Memories of Lance Cpl. kept alive since 1967
By DPAA Public Affairs
Dec. 31, 2014 —
As the propellers of the CH-46A Sea Knight helicopter cut across the sky, the peace of that June 30, 1967, night belied the danger inherent in the mission to the men on board. Tasked with inserting a Marine reconnaissance team into Thua Thien-Hue Province, Vietnam, they realized the danger as the aircraft came upon the landing zone and received enemy fire. In an instant, the crack and boom of enemy guns brought the moment to a crisis, and the helicopter was forced to crash land, claiming the lives of U.S. Marine Corps Lance Cpl. Merlin Allen and four others.
“It was devastating,” said Marilyn Neff, Allen’s older sister, upon hearing the news that her brother was killed but not recovered from the crash-site. Remembering Allen as a fun-loving, patriotic young man with a contagious smile, it was difficult for her to face the prospects of him never returning from Vietnam. “We were never the same.”
For nearly 46 years, Neff and her family dealt with that devastation of knowing that their “Merle,” as they affectionately called him, was not coming home to Wisconsin. For 46 years, they only had their memories of him hunting and fishing and dancing to keep his image firmly planted in their lives. Recently, after all those years without a physical connection to their beloved son and brother, Allen’s family received the information that Merle was finally coming home from Vietnam.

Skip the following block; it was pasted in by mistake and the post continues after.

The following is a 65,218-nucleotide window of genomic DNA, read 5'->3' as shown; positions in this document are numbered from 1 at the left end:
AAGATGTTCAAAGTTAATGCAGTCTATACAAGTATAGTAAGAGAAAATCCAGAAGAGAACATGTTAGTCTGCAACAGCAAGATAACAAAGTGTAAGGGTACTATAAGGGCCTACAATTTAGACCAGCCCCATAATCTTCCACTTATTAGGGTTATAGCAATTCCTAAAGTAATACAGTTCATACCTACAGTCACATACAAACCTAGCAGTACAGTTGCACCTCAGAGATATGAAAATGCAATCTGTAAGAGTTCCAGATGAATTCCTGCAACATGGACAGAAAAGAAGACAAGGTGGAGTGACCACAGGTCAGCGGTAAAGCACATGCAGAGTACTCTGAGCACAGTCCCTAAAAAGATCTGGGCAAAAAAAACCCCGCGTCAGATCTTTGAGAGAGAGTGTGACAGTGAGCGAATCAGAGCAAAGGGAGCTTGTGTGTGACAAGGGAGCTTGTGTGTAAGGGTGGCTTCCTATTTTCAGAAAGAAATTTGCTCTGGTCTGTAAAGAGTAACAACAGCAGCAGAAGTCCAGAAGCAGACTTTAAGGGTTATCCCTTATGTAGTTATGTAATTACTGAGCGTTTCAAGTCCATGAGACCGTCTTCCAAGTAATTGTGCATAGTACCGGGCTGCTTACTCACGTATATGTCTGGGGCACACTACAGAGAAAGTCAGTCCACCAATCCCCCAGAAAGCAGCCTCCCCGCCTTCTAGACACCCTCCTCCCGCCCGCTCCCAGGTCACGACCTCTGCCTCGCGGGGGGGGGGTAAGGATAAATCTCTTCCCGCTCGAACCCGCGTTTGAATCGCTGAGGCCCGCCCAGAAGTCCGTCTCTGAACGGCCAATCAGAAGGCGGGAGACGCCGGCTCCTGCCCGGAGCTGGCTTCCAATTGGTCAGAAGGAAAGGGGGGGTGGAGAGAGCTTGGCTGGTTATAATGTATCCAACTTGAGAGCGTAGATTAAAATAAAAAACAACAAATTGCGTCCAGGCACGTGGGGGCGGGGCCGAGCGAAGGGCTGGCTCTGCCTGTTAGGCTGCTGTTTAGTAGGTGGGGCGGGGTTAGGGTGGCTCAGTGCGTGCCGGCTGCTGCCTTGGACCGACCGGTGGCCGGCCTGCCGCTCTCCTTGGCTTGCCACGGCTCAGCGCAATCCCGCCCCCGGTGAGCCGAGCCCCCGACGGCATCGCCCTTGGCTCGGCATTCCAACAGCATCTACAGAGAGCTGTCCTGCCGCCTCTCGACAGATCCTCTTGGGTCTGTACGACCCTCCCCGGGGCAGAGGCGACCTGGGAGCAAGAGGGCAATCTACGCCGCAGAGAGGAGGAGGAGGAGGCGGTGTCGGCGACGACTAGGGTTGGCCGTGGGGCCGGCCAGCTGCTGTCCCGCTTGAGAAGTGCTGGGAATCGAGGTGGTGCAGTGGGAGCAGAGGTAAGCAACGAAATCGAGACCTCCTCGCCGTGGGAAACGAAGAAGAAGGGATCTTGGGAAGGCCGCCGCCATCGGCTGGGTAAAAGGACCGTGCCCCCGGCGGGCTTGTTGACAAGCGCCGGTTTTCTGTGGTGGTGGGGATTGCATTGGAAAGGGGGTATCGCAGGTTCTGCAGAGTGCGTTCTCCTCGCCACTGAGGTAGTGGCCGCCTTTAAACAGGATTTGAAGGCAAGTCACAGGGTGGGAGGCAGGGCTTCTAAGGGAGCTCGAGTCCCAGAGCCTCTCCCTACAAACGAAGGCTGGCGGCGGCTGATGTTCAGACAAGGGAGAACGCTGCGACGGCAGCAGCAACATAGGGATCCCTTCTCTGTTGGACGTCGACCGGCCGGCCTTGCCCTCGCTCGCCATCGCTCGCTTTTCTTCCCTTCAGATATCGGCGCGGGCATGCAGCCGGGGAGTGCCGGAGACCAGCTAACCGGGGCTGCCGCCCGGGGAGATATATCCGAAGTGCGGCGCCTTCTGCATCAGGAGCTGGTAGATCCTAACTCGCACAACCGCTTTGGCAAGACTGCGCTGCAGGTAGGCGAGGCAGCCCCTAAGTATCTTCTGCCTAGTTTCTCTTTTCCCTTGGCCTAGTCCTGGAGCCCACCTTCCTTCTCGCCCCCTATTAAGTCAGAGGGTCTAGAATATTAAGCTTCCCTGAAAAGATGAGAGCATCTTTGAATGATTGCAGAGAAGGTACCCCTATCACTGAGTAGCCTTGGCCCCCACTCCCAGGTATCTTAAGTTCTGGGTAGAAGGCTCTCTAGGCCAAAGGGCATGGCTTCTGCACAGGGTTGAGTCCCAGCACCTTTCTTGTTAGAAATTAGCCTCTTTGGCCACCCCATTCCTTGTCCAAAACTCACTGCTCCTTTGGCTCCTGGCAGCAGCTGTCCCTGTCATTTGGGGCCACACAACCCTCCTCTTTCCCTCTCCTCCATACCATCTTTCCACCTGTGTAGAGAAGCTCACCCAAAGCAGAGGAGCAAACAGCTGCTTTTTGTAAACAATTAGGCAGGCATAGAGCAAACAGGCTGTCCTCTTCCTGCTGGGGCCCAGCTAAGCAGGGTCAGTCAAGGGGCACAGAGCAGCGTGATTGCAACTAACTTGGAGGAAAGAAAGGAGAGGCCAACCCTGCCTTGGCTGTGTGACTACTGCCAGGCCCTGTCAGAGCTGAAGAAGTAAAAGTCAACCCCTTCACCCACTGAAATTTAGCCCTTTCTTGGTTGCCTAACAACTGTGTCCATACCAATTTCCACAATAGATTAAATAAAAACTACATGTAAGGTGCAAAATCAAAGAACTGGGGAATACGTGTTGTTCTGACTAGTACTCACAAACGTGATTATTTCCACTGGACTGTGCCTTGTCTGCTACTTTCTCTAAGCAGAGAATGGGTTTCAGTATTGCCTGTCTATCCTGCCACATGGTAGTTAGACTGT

Allen’s remains were discovered by the accounting community’s recovery operations in Thua Thien-Hue Province in 2012. Working diligently to connect Allen to the remains discovered at the helicopter’s crash-site, scientists at the Central Identification Laboratory in Hawaii were able to positively make identification in June 2013.
“I was in shock,” said Neff, speaking about her reaction to the news her brother was recovered. “We as a family never forgot [Merle], so it was nice to know that his country never forgot him as well.”
Now buried beside his mother and father in his home state, Allen’s return to his family has brought peace and closure, said Neff, appreciative of the effort and consideration taken by Allen’s country to continue its search for him years after his death. “He would have done the same thing for someone else,” she said.
Now 69, Neff still thinks fondly of how her brother could light up a room when he entered, and how he always made people feel special when they spoke with him. And though he lives only in her memories, knowing that he rests beside those who he loved and likewise loved him brings her a comfort that eluded her for the nearly 46 years.